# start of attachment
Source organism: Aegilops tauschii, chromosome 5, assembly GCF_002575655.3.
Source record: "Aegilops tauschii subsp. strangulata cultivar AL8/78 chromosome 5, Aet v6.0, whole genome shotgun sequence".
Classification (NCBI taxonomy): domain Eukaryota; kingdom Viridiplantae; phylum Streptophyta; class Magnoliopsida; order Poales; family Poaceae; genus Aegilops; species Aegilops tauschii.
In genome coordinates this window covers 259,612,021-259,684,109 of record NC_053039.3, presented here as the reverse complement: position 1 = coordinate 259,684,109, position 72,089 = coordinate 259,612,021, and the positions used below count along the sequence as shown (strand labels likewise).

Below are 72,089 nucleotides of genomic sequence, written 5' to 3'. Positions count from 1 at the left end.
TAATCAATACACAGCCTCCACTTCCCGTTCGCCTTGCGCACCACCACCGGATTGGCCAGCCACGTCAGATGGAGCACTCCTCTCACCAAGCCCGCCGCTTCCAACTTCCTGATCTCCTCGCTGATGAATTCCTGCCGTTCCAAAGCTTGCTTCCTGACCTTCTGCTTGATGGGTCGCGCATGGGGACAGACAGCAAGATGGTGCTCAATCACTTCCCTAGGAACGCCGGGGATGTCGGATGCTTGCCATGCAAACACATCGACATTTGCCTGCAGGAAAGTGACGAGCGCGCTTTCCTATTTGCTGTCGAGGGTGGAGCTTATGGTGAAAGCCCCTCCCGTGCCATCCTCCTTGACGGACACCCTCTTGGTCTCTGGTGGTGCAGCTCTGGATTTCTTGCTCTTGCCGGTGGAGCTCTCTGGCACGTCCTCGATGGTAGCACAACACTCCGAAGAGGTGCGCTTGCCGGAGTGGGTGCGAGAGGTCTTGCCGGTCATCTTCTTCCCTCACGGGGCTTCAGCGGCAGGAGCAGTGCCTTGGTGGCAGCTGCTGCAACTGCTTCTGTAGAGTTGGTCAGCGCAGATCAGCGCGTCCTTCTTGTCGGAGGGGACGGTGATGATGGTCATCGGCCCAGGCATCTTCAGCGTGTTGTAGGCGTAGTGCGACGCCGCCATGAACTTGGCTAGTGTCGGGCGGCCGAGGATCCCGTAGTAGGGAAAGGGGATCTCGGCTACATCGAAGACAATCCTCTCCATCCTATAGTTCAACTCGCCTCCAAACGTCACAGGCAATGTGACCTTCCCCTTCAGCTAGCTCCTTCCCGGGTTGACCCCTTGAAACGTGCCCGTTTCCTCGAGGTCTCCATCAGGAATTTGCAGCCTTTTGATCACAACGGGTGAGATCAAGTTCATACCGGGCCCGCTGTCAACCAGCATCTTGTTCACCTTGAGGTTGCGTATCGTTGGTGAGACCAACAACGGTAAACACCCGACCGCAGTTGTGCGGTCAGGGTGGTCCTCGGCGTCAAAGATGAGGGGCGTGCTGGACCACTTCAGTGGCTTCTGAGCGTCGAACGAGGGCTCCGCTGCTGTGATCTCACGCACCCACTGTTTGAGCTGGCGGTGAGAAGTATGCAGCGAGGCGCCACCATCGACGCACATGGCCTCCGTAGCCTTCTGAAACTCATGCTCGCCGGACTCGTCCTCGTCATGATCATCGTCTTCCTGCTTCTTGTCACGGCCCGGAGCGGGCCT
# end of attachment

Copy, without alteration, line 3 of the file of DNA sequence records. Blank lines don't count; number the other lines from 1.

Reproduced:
Classification (NCBI taxonomy): domain Eukaryota; kingdom Viridiplantae; phylum Streptophyta; class Magnoliopsida; order Poales; family Poaceae; genus Aegilops; species Aegilops tauschii.